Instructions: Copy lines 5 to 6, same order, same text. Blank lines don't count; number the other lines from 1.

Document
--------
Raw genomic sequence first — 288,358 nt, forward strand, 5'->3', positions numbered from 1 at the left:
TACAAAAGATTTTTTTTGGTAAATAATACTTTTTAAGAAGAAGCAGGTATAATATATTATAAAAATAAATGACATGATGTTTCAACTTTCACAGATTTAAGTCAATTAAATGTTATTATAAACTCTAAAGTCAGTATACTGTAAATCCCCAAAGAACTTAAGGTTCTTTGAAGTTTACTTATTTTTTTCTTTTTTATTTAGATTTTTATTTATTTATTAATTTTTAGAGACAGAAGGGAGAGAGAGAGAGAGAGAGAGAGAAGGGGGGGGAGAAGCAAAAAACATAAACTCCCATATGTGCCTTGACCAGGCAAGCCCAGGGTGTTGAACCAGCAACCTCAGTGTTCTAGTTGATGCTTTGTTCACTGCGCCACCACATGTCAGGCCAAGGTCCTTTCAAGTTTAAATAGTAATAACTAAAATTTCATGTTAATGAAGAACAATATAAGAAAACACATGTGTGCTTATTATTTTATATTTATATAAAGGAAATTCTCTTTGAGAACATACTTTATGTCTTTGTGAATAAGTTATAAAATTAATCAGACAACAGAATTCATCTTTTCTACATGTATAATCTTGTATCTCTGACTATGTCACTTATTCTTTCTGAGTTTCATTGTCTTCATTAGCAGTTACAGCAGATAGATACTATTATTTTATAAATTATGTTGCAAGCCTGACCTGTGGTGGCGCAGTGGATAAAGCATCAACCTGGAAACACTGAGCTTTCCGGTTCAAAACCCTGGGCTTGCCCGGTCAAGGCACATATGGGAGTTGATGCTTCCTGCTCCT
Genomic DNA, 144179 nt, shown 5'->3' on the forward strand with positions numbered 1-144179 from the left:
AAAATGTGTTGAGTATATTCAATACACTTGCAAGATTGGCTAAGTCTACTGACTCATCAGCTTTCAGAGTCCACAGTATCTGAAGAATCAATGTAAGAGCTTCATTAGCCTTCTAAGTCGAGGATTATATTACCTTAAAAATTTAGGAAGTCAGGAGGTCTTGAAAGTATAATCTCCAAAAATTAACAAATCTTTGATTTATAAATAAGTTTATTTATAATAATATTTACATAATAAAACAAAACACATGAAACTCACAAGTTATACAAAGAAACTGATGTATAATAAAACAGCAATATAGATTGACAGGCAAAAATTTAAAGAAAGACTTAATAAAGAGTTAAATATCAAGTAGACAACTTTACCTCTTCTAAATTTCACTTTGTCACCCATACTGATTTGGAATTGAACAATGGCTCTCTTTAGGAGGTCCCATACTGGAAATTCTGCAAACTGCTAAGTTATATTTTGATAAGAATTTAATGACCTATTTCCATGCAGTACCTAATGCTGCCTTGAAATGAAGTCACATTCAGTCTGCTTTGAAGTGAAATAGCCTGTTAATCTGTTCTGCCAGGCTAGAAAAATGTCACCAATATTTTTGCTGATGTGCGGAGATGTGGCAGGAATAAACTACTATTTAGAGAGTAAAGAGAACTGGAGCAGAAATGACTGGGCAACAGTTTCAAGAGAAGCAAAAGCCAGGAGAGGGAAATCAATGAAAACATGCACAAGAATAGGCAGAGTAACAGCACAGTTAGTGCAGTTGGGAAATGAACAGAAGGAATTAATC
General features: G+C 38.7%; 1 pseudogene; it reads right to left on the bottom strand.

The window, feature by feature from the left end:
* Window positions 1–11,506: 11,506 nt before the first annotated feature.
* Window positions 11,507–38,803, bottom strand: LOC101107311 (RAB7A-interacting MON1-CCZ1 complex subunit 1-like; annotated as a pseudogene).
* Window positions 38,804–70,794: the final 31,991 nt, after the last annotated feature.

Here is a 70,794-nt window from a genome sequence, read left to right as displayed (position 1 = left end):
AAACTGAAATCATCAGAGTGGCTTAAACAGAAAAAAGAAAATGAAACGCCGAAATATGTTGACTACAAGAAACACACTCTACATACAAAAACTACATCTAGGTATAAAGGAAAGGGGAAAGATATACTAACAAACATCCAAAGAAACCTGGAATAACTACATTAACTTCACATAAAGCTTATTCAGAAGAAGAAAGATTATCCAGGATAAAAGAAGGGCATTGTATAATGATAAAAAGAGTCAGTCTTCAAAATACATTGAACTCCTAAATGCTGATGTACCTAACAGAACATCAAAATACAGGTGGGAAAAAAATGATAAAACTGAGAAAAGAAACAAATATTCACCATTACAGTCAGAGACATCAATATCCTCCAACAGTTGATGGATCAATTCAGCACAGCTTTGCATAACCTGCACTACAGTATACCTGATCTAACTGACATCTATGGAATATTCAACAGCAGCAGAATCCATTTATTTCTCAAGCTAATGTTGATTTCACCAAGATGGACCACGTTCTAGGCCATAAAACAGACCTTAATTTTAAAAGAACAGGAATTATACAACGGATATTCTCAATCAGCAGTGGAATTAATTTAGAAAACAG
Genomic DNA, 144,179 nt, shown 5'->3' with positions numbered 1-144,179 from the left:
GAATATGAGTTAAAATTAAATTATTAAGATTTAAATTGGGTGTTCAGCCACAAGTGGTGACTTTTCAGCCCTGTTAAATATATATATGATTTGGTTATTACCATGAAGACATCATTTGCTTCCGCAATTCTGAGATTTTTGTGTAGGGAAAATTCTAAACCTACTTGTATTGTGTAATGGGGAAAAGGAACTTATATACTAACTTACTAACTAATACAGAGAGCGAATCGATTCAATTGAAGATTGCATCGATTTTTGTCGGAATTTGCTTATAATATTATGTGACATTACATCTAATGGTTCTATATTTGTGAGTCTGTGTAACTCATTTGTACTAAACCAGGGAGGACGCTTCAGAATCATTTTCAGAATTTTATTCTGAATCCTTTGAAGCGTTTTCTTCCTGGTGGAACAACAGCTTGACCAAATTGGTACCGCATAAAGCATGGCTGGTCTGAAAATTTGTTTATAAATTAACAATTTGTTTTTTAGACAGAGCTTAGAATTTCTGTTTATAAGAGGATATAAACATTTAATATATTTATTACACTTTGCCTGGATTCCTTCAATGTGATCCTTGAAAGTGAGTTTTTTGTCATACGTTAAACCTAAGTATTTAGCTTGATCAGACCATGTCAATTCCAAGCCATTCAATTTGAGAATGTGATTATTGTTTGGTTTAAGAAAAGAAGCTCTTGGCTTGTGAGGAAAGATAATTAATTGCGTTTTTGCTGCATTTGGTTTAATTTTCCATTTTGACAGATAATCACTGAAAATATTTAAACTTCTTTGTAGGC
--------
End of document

General features: G+C 38.7%; 1 pseudogene; it reads right to left on the bottom strand.

The window, feature by feature from the left end: